Coronavirus and Lyme disease can have similar symptoms, such as fever, tiredness and headache, but Cooper experts have put together a guide to help you differentiate the two.
Lyme disease is an infection spread by a tick bite. It can be difficult to diagnose because its symptoms often mimic those of other conditions. However, the primary initial symptom for Lyme disease in 80% of cases is a telltale “bulls-eye” rash at the site of the bite. This bulls-eye rash is a classic and specific indicator of Lyme disease, not COVID-19.
COVID-19 is an infectious disease caused by a new virus that causes respiratory illness (like the flu) with symptoms such as a cough, fever, and in more severe cases, difficulty breathing.
You can protect yourself from COVID-19 by washing your hands frequently, avoiding touching your face, wearing a face mask, and practicing physical distancing by avoiding close contact with people who do not live in your household.
Preventive measures such as using insect repellent, wearing long-sleeved clothing, and frequently checking yourself/children/pets for ticks will greatly lower your chance of getting Lyme disease.
Coronavirus vs. Lyme Disease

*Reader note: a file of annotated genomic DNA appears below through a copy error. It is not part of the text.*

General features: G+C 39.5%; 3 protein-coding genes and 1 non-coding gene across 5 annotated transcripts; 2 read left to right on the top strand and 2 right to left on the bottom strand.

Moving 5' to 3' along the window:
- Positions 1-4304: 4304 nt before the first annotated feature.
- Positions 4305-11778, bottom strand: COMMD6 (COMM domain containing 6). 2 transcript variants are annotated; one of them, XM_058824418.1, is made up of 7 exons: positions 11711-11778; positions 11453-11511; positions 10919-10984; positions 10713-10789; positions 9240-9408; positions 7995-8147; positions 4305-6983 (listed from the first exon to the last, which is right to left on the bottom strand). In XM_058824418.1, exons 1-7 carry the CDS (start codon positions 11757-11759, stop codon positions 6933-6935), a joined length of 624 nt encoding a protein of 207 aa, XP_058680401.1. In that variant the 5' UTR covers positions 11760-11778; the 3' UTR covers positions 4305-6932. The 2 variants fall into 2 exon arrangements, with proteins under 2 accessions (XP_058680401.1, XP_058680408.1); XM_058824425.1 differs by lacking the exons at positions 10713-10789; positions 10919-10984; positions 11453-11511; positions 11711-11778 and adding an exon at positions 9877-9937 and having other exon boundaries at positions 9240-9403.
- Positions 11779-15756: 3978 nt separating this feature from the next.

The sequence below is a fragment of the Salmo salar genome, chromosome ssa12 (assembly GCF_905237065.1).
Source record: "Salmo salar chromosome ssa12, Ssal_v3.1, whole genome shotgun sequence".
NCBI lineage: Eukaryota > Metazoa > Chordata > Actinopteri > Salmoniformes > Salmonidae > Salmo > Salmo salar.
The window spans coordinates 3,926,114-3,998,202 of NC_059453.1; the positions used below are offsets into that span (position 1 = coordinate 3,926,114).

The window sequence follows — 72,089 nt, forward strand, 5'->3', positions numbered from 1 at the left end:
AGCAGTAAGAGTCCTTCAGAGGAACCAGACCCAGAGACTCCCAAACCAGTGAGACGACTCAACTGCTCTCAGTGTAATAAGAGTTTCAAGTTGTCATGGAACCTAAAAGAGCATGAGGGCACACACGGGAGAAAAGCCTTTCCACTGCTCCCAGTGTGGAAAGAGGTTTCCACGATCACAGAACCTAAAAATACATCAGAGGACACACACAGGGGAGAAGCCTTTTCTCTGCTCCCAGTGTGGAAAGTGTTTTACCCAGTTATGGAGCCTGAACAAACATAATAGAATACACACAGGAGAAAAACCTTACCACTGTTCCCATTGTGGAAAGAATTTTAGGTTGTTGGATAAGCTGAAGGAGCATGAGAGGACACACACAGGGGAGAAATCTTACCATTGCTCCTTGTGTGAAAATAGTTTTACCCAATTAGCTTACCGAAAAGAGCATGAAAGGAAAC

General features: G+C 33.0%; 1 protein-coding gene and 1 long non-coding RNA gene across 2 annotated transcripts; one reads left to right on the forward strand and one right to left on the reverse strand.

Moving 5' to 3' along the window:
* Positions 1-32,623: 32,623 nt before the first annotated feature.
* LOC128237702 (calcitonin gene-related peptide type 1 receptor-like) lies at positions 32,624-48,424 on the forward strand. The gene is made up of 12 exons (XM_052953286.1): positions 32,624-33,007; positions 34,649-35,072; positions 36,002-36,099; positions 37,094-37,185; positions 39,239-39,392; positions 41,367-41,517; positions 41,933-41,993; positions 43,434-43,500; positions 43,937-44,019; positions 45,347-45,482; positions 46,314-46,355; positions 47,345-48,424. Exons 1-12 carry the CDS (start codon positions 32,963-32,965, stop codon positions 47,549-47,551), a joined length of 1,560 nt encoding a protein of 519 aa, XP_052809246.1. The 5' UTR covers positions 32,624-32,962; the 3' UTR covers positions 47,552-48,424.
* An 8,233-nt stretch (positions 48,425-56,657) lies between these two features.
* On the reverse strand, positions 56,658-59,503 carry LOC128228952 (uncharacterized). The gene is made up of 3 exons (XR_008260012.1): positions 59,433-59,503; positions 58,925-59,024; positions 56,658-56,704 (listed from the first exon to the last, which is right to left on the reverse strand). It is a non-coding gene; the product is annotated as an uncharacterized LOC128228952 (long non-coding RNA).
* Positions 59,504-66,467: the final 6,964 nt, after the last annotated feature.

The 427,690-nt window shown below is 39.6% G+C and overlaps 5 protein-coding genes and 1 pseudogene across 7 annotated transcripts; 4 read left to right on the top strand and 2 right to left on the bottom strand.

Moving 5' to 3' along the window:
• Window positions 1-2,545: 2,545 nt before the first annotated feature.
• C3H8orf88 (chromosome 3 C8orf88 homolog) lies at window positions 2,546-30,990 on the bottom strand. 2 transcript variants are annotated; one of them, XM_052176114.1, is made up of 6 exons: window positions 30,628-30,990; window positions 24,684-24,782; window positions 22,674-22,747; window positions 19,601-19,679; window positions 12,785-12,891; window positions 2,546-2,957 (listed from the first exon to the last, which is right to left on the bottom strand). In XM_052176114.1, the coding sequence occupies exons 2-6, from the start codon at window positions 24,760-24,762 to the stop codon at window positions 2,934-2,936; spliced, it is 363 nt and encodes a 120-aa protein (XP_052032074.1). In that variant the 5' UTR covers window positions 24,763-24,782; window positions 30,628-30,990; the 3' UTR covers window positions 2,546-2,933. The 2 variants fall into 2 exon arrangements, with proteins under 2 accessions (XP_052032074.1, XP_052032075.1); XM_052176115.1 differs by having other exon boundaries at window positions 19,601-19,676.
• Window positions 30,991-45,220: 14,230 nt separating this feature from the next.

|Chills and Aches||X||X|
|Cough||Dry (no mucus)|
|Shortness of Breath||X|
|Bluish Lips or Face||X|
|Loss of Smell and Taste||X|
|Conjunctivitis (Pink Eye)||X|
|Swollen Lymph Nodes||X|
|Arthritis||X (Chronic Lyme Disease)|
|Bell’s Palsy (Facial Drooping)||X (Chronic Lyme Disease)|
|Heart Palpitations||X (Chronic Lyme Disease)|
Frequently Asked Questions
If I already have Lyme disease, what added risks does COVID-19 pose for me?
COVID-19 should pose no additional risks for you if your Lyme disease was detected early, you have been treated with antibiotics, and your symptoms have resolved. You may, however, be at a greater risk of complications from COVID-19 if your immune system is decreased from the more severe forms of Lyme disease, such as post-Lyme disease syndrome or chronic Lyme disease.
Will the COVID-19 pandemic increase the population of ticks?
Ticks do not travel very far on their own but can be transported by deer and other animals from the grassy and woody areas where they are most prevalent. As wildlife has ventured more into communities during the pandemic and stay-at-home directives, it is possible there will be an increase seen in the tick population in neighborhoods and communities.
Can Lyme disease and COVID-19 be treated similarly?
Lyme disease can be treated most effectively with antibiotics when the disease is caught early. There are no specific treatments currently available for COVID-19, although those with milder cases of COVID-19 may experience some symptom relief through over-the-counter medications similar to those used for colds and the flu.
If you have flu-like symptoms and think you may have been exposed to COVID-19, review our instructions and information on our testing sites.
If you believe you have Lyme disease, call 800.826.6737 to make an appointment with a Cooper infectious disease expert to discuss your options.